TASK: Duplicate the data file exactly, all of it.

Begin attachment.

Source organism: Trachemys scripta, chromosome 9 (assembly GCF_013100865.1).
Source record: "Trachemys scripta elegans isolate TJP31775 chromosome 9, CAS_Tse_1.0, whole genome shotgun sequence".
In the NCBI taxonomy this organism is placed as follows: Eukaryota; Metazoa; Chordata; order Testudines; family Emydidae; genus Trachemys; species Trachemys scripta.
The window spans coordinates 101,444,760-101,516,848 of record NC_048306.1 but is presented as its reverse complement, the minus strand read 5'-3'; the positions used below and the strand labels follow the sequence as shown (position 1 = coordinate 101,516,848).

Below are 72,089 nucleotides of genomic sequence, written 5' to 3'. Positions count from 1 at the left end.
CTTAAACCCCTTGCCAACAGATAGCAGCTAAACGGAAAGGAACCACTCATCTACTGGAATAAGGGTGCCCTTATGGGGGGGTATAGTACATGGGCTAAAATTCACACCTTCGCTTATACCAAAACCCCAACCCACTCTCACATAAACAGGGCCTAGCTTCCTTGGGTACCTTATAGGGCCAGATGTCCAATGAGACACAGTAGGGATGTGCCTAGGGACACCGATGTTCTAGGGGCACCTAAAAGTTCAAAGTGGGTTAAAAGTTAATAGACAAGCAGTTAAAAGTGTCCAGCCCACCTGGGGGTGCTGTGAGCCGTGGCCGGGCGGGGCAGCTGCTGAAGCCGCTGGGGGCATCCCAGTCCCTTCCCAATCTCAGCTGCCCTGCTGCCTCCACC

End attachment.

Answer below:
Source organism: Trachemys scripta, chromosome 9 (assembly GCF_013100865.1).
Source record: "Trachemys scripta elegans isolate TJP31775 chromosome 9, CAS_Tse_1.0, whole genome shotgun sequence".
In the NCBI taxonomy this organism is placed as follows: Eukaryota; Metazoa; Chordata; order Testudines; family Emydidae; genus Trachemys; species Trachemys scripta.
The window spans coordinates 101,444,760-101,516,848 of record NC_048306.1 but is presented as its reverse complement, the minus strand read 5'-3'; the positions used below and the strand labels follow the sequence as shown (position 1 = coordinate 101,516,848).

Below are 72,089 nucleotides of genomic sequence, written 5' to 3'. Positions count from 1 at the left end.
CTTAAACCCCTTGCCAACAGATAGCAGCTAAACGGAAAGGAACCACTCATCTACTGGAATAAGGGTGCCCTTATGGGGGGGTATAGTACATGGGCTAAAATTCACACCTTCGCTTATACCAAAACCCCAACCCACTCTCACATAAACAGGGCCTAGCTTCCTTGGGTACCTTATAGGGCCAGATGTCCAATGAGACACAGTAGGGATGTGCCTAGGGACACCGATGTTCTAGGGGCACCTAAAAGTTCAAAGTGGGTTAAAAGTTAATAGACAAGCAGTTAAAAGTGTCCAGCCCACCTGGGGGTGCTGTGAGCCGTGGCCGGGCGGGGCAGCTGCTGAAGCCGCTGGGGGCATCCCAGTCCCTTCCCAATCTCAGCTGCCCTGCTGCCTCCACC